I think it changes song to song. We try when we write to really play to each other’s strengths. Aaron’s a really strong melody guy, I ‘m more of a lyricist and top liner and David can kind of float between both, so I think it works out to be a really cool dynamic. I know one of the other two is stronger at a particular song, so as we go, you can just see it dynamically flow and that comes from writing together for so long. I think that’s what we’ve always tried to do is play to each other’s strengths and it’s the same reason three guys can stay together this long spending as much time as we do together. You allow each other the room to do what it is you do well and let them know they shine at that and they need you to shine at the things you’re good at. I think that’s a recipe for great songwriting teams, but I also think it’s a recipe for why bands can stay together.
If we look at the songwriting, is there one specific song that you’ve written that is your defining song that you would say this is the song I want to be remembered for?
Wow, I hope not. I think there’s a lot of different stories that we’ve managed to tell along the way and so I really hope it wouldn’t come down to one thing. There’s lots of songs that I’m really proud of some of which are singles and some of which aren’t.
There are songs like “Be Mine” which was never a single that I think is really meaningful. I’m always gonna remember “Country Thunder” because we played that song live long before we ever recorded it. And people were singing the chorus, by the second time it came around, the first time they’d heard it. So, it was a real eye opener for us. We knew we should probably get in the studio and record this song, because people seem to like it.
My favorite song is the one I haven’t written yet.
You mentioned it, and I want to go back to the video for “Country Thunder”. I absolutely love the puppets and the concepts of the video. Did you get to keep your own puppet?
Going back to the beginning, the concept came from a phone call. Our friend Stefano Barberis has done a lot of our videos. We were on the road and we had to start thinking about what the video for “Country Thunder” was going to be. Stefano phoned us in a hotel room and we must have been in Ontario or Quebec, and said, I’m thinking the time has come for us to do puppets, like full size Muppet puppets. And we said yes, if, the record company is gonna go for this.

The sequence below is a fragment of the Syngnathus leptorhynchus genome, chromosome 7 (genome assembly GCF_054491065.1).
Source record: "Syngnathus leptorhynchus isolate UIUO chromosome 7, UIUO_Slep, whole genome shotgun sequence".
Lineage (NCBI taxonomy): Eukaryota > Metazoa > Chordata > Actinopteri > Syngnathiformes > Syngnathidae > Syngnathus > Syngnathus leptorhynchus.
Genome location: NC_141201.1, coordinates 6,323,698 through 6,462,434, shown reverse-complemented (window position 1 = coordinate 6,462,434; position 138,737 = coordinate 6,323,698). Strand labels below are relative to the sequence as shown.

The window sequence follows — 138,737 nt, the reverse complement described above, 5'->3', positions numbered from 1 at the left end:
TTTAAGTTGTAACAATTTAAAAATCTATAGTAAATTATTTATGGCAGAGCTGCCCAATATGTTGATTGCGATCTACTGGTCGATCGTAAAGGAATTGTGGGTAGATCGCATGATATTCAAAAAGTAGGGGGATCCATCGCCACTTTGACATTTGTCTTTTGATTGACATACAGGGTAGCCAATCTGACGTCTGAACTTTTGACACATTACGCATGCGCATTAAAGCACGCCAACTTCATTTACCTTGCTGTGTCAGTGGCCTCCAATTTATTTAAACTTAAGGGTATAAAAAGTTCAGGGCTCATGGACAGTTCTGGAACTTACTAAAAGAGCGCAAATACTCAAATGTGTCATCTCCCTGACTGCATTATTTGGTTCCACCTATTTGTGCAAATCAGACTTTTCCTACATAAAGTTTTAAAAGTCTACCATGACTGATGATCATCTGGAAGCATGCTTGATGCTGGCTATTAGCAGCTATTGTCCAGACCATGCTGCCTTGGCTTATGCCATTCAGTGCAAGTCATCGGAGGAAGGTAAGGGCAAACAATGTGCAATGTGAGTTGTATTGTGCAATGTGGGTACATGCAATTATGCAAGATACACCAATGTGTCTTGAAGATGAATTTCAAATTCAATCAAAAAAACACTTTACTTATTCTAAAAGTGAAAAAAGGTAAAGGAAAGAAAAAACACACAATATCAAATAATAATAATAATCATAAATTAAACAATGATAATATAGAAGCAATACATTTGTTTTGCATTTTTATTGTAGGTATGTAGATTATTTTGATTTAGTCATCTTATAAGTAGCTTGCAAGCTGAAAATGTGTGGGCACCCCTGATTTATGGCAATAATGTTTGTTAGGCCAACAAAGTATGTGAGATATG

So, we phoned Warner Music and said, we’re going to do puppets for the “Country Thunder” video. There’s silence on the phone, and we’re like, oh, god, here we go. They’re not gonna like it. And then they just said they loves it and to go for it. We’ve been really lucky to have a great relationship with Warner Music. Our work with them started with Steve Kane, the president, loving our music.
We were still on the road leading up to making that video. We didn’t even see a drawing of those puppets on a cocktail napkin, or a file, or anything – we had no idea what they were actually going to look like. We showed up to that video shoot and walked into a tent all rushed because we were late. They told us to quickly throw these clothes on. And sitting across the table, were these three puppets dressed in exactly what we were about to change into. It was just mind blowing and when we saw them perform the first time, it was just awesome. They travel with us now. We do have them with us. They have their own sort of road case tour bus kind of thing. They’ve got lots of clothing to change into. They were all Spiderman for Halloween and Elves and Santa for Christmas. They are a lot of fun.
Beards seem to be somewhat important to this band. Tell me about the beards and how it developed? I mean, they have to grow. So there had to be a process of saying yes, this is what we want our band to be.
Oh man, I just don’t think it was that thought about. People obviously often wonder if we did intend to do that. David started growing his and then we just kind of left it and it just became part of the fabric. I never really thought about it too much and I just couldn’t imagine getting rid of it. I always had a standing deal with my wife that the day this becomes too long and I’m not the man you fell in love with looking at it anymore, you get to call it. Now it’s just “don’t you dare touch it”, so we got used to them along the way.
When it comes to Bluegrass, the beards kind of actually suit the Bluegrass in terms of the initial perception of what Bluegrass is.
Yeah, it’s probably a bit of that. I mean not intentional on our part. It’s interesting to me how recognizable the three of us are now and just not by trying, but I guess I never really expected that attention.
It’s hard as a band to know what’s actually happening, but you are really made aware of it when you walk through an airport. I appreciate that people love our music, I appreciate that people come up to us and talk to us and tell us and I think we’re pretty approachable guys, so it’s always been great to meet people along the way who appreciate what you do.
Last question, is there any new music coming this year or will we have to wait a little longer?
There’s more music still coming out from Everbound and we’re writing like crazy right now too. I think we’re always continuing to make music but as far as the new album, there’s still lots to go on Everbound. There will be new music hot on the heels of it for sure. We’re literally the boys who are coming up to me this week and we’re writing nonstop.